CALIFORNIA DOWNGRADES EXPECTATIONS FOR CANNABIS REVENUE
The coronavirus pandemic initially led to a spike in cannabis sales. But that spike soon evaporated as consumers lost work, supply chains suffered, and tourism declined.
The impacts are now being reflected in the latest cannabis revenue projections from the governor.
“Newsom projected in January that the state’s cannabis excise tax would bring in $479 million this year and $590 million in the fiscal year starting July 1, but his revised budget now forecasts just $443 million this year and a decline to $435 million next year,” the Los Angeles Times reports.
The outlook could improve considerably, but the governor believes the cannabis market is affected by some unique factors. These include “an economically fragile consumer base, a persistent illicit market and the continuing challenge the industry faces in accessing traditional banking liquidity solutions,” said Nicole Elliott, senior cannabis advisor to Gov. Gavin Newsom.
CA AUTHORITIES REMOVE CANNABIS LICENSEES FROM PUBLIC DATABASE TO PREVENT LOOTING
California authorities are limiting or completely removing information about cannabis businesses contained in public databases amid a spate of looting incidents connected to nationwide protests.
The Bureau of Cannabis Control (BCC) and the California Department of Food and Agriculture (CDFA) have both removed the licensing databases from their websites. The California Department of Public Health (CDPH) has stopped displaying some sensitive information such as business addresses.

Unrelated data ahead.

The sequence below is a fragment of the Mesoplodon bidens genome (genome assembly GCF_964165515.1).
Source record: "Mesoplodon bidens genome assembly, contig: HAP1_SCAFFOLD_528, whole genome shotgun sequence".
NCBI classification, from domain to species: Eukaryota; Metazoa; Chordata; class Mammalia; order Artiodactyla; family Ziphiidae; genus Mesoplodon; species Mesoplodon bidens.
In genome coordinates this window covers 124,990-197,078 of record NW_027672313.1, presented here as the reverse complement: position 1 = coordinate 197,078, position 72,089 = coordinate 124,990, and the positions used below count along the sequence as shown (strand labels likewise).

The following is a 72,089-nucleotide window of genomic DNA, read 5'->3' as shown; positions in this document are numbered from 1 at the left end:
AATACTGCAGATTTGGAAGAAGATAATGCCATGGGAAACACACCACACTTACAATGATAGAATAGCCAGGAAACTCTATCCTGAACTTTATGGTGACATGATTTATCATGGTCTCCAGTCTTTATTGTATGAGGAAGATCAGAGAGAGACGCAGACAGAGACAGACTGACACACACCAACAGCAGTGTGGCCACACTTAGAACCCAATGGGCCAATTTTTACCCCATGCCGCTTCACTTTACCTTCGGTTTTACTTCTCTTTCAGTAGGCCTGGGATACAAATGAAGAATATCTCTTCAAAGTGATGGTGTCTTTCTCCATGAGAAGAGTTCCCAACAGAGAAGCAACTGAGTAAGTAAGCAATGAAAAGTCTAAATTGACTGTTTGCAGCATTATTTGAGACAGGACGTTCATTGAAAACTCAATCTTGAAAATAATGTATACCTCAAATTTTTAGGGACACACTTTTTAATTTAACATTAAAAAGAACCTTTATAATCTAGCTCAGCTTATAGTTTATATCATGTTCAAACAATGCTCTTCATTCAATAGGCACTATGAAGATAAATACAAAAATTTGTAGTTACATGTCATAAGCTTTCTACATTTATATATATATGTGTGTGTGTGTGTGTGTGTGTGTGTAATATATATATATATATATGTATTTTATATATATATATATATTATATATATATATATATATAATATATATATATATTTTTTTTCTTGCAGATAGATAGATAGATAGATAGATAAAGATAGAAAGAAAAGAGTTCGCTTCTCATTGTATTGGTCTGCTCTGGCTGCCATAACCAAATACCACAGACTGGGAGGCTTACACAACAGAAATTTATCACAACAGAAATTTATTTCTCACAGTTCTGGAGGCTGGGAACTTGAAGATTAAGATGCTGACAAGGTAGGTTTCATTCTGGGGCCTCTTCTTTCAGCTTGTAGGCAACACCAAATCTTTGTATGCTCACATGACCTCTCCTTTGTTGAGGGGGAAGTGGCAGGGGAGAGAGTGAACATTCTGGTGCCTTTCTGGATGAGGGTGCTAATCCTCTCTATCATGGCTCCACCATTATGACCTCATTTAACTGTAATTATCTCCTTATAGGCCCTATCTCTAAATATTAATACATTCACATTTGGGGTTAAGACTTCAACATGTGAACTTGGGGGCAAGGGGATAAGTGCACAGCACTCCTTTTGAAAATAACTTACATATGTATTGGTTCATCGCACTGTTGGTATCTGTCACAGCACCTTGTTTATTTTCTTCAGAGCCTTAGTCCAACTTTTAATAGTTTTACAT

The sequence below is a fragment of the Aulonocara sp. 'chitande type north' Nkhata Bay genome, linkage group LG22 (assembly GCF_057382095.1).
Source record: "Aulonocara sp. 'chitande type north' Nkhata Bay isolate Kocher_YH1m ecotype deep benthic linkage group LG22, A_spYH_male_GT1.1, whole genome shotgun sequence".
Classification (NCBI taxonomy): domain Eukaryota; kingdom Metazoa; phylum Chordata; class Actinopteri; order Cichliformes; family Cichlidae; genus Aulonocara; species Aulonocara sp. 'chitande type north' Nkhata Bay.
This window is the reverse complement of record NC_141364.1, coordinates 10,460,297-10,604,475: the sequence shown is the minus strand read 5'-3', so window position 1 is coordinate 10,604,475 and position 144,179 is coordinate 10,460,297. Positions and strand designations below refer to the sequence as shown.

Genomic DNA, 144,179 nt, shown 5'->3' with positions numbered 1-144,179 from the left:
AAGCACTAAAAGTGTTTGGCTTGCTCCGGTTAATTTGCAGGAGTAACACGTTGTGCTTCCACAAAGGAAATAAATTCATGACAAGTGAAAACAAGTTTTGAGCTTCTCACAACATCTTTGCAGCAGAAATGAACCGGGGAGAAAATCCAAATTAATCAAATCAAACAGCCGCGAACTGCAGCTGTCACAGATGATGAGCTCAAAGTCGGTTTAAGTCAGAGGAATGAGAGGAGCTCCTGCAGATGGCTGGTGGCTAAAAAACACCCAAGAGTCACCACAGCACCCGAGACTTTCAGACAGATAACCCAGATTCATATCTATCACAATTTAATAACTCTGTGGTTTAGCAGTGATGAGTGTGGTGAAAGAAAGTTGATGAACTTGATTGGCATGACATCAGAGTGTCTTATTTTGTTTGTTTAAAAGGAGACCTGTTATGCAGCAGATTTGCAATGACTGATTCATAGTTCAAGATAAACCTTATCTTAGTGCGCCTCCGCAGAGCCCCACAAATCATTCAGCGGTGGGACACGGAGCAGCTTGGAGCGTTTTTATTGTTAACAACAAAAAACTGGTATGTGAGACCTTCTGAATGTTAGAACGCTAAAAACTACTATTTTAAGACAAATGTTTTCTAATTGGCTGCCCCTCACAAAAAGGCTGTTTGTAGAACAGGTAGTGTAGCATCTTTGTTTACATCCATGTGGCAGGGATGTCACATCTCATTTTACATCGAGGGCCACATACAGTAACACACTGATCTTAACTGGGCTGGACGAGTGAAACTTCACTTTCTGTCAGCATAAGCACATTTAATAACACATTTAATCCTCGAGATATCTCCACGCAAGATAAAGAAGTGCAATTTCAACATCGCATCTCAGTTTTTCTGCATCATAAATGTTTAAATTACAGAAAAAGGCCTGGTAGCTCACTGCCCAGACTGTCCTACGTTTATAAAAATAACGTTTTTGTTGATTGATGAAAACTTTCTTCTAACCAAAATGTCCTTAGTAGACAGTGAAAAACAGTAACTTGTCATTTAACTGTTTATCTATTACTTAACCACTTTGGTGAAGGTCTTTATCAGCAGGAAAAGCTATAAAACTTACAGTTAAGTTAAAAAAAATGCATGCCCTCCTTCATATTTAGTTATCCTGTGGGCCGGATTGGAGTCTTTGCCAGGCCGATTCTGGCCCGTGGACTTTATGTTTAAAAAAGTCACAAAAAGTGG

The decisions followed a May 31 letter from the California Cannabis Industry Association, which read in part:
“While we are unified as an industry, a state, and a nation in overcoming social injustices through peaceful civil unrest, CCIA has learned that dozens of cannabis businesses across the state have been subjected to vandalism, looting and even violence over the past few days. Some of the attacks appear to be well- coordinated break-ins taking advantage of the civil protests and unrest that are occurring in many cities across the country.”
With additional demonstrations anticipated this evening and possibly throughout the week, we respectfully request that the BCC make every effort to safeguard licensees from additional exposure to individuals targeting cannabis businesses. Such efforts include the prompt removal of the physical addresses of these licensees from the website.
CANNABIS REGULATORS WANT MONEY FOR A NEW POLICING FORCE
The Bureau of Cannabis Control is requesting funding for an 87-member police force devoted entirely to marijuana enforcement, the Sacramento Bee reports. The budget request comes as California’s legal market struggles to compete with a glut of illicit cannabis operations. The black market generated $8.3 billion in sales last year, compared to $3.1 billion for licensed operators.
“Not only does this put the public in danger but it circumvents the control points set by regulations to ensure a safe product is available to the public, all while preventing access to youth under 18,” said George Tiongson, president of the California Association of Criminal Investigators, the union that represents BCC employees.